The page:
However, despite the heavy use of social skills, there are a good number of tricks in the Gunslinger talent tree that allow you to be ruthlessly effective when it comes time to take down an outlaw or two in a shootout. You’re at your best in the first round of combat, and your high Willpower (and therefore higher Strain Threshold) let you leverage your ranks in Rapid Reaction to make sure you do go first in a combat situation. You are also trained in both Cool and Vigilance with this build, so it shouldn’t matter what kind of combat situation you’re looking at. Going before an opponent lets you utilize two picks of Quick Strike. Sorry About the Mess reduces the cost of critical hits against targets that have not acted yet in combat, which are then further improved by several picks of Lethal Blows. Marshal does give you two picks of Point Blank, and the Gunslinger does cap with a pick of Deadly Accuracy at 25 XP, both of which make up for your smaller dice pools with pistols due to your lower than average Agility. Last but not least two picks of Toughened and two picks of Durable let you eat an occasional blaster bolt and still walk away. That said, your main focus isn’t combat, and you lose some effectiveness in more drawn out battles, so it behooves you to keep the rest of your team nearby.

Now, despite your social focus, you’re not going to be the best at all of the social skills, but the Good Cop and Bad Cop talents allow you to work very well with another character who may be better trained, upgrading their dice pools when pumping a suspect for information, and Leadership as a career skill makes you a natural for leading a posse of townsfolk when the shooting starts.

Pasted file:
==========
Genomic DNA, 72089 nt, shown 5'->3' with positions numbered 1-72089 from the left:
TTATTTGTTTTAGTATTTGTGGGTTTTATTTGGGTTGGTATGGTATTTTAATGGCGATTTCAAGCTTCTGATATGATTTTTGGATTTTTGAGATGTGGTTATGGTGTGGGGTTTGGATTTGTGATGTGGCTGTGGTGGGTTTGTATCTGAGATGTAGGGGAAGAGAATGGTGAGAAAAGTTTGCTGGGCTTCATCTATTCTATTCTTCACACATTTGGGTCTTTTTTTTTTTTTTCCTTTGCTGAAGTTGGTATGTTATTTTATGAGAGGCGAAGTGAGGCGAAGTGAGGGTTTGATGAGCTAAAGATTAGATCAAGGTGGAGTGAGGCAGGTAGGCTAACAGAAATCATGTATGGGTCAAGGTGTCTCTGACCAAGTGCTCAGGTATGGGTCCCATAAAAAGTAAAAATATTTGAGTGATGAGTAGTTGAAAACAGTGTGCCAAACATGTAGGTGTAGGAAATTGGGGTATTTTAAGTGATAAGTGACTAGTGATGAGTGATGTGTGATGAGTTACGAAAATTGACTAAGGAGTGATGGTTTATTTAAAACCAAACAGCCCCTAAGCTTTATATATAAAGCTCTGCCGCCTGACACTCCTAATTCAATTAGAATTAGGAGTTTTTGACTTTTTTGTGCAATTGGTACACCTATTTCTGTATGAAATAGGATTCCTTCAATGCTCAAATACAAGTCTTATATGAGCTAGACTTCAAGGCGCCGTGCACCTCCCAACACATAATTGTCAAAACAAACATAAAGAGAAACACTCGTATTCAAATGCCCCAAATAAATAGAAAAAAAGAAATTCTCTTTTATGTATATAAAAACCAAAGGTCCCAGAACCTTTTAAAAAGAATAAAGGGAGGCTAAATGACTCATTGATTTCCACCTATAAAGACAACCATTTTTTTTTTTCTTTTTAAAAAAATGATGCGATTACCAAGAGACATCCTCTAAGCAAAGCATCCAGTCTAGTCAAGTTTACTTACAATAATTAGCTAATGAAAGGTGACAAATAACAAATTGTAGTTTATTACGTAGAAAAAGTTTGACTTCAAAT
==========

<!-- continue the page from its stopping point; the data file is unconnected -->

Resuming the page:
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Ben Erickson

Ben Erickson

Contributing Writer for d20 Radio
Mild mannered fraud analyst by day, incorrigible system tinker monkey by night, Ben has taken a strong interest in roleplaying games since grade school, especially when it comes to creation and world building. After being introduced to the idea through the Final Fantasy series and kit-bashing together several games with younger brother and friends in his earliest years to help tell their stories, he was introduced to the official world of tabletop roleplaying games through the boxed introductory set of West End Games Star Wars Roleplaying Game before moving into Dungeons and Dragons.
Ben Erickson